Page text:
Ronald Roepman, PhD, Nijmegen University Medical Center: Targeting Proteostasis and Protein Quality Control in Photoreceptors. Dr. Roepman and his colleagues are studying the proteostasis network in photoreceptors to better understand the activities and interactions of proteins, and how imbalances in proteostasis lead to photoreceptor degeneration.
Gund-Harrington Scholar Awards
The Gund-Harrington Scholar Awards are part of an FFB - Harrington Discovery Institute collaboration to advance discoveries of new medicines.
The 2017 Gund-Harrington Scholars are:
Shannon Boye, PhD, University of Florida: Dual Vector Gene Therapy Development. Dr. Boye is developing a dual vector gene therapy for Usher syndrome type 1B, which is caused by mutations in the gene MYO7A. Dual vectors are needed, because most existing gene delivery systems don’t have the capacity for large genes such as MYO7A.
Thomas Reh, PhD, University of Washington: Developing a Drug that Changes Identity of Rods to Preserve Vision. Dr. Reh is developing an oral drug that will give rods a more cone-like identity. Because many forms of retinitis pigmentosa originate in rods, Dr. Reh believes he can slow degeneration by converting rods into cone-like photoreceptors.
Shigemi Matsuyama, PhD, Case Western Reserve University: Identifying and Developing Molecules to Prevent Photoreceptor Death. Dr. Matsuyama is screening molecules to identify those that can prevent retinal cell death and potentially treat a wide range of retinal degenerative diseases.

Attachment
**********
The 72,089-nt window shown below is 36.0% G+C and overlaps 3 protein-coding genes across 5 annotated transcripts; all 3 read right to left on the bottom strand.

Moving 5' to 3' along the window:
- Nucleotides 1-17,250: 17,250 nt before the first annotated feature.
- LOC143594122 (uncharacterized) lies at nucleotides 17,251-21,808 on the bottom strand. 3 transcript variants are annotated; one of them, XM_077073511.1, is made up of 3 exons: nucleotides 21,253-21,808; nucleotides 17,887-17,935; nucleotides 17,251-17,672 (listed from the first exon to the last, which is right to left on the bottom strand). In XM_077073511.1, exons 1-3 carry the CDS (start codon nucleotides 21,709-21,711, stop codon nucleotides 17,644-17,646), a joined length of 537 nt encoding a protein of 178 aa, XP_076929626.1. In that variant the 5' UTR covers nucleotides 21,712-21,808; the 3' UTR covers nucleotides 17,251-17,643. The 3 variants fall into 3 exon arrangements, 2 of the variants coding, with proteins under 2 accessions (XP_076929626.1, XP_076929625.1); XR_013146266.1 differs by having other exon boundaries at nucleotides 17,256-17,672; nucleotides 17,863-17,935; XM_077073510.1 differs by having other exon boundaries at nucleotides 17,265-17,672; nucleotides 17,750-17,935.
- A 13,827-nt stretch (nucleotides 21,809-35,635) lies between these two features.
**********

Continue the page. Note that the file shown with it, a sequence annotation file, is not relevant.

Richard Kramer, PhD, University of California, Berkeley. Refining a Photoswitch Drug Candidate for the Treatment of Retinitis Pigmentosa. Dr. Kramer has identified a potential drug that can restore light sensitivity to a retina which has lost all of its photoreceptors. His goal is to develop an optimal formulation of the molecule and identify an optical imaging technology to more accurately measure the drug’s efficacy.
“The early and bridging role that FFB funding plays in supporting research on the best theories about how to prevent and treat retinal degenerations to be studied is pivotal to the search for cures,” said FFB’s Rose. “The tremendous progress such research has made is demonstrated in the fact that the field has grown from no clinical trials on possible treatments to 20 such ongoing trials and a significant number more in the pipeline. We are confident that this year’s stalwart group of grantees will continue to drive this research forward.”
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The Foundation Fighting Blindness was established in 1971 it has raised more than $700 million for research on preventing, treating and curing blindness caused by inherited retinal diseases. In excess of 10 million Americans, and millions more worldwide, experience vision loss due to retinal degenerations. Through its support of focused and innovative science, and by teaming with industry, the Foundation drives the research that has and will continue to provide treatments and cures for people affected by retinitis pigmentosa, macular degeneration, Usher syndrome and other inherited retinal diseases.